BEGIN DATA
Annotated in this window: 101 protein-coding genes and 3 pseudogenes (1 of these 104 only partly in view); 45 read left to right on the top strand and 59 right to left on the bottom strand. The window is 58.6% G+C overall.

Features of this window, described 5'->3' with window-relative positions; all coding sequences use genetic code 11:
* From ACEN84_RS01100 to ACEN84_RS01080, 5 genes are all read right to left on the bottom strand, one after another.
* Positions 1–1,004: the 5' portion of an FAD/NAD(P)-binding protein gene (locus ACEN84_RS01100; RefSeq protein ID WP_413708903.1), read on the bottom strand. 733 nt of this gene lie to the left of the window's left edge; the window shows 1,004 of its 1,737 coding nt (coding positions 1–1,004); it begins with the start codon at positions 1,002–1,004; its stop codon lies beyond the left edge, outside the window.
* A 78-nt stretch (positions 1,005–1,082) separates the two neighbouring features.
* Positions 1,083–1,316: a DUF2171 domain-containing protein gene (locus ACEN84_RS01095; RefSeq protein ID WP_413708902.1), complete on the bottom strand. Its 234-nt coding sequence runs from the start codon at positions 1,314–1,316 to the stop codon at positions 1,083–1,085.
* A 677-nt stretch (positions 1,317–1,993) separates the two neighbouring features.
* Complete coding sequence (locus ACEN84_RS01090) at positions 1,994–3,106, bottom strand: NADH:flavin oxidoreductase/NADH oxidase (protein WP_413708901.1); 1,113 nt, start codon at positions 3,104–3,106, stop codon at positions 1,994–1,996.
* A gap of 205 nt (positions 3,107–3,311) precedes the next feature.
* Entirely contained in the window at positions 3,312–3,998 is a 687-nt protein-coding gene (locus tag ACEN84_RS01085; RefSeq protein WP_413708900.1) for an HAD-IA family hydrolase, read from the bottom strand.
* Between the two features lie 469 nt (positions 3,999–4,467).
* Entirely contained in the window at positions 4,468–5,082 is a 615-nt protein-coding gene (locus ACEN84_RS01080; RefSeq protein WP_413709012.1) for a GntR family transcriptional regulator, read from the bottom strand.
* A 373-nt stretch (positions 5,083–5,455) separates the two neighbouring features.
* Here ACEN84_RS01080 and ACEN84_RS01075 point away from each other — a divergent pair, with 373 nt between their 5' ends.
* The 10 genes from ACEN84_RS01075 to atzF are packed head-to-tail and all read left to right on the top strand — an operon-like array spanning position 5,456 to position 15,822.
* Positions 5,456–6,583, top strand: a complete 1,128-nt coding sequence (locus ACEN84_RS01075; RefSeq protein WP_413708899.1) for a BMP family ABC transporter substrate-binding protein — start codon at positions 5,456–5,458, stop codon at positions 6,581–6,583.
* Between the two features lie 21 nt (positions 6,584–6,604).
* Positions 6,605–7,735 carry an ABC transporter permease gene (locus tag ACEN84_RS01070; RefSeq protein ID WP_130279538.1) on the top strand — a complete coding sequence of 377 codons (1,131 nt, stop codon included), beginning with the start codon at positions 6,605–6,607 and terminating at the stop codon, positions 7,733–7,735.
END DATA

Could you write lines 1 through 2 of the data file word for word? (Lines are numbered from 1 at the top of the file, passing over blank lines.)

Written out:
Annotated in this window: 101 protein-coding genes and 3 pseudogenes (1 of these 104 only partly in view); 45 read left to right on the top strand and 59 right to left on the bottom strand. The window is 58.6% G+C overall.

Features of this window, described 5'->3' with window-relative positions; all coding sequences use genetic code 11: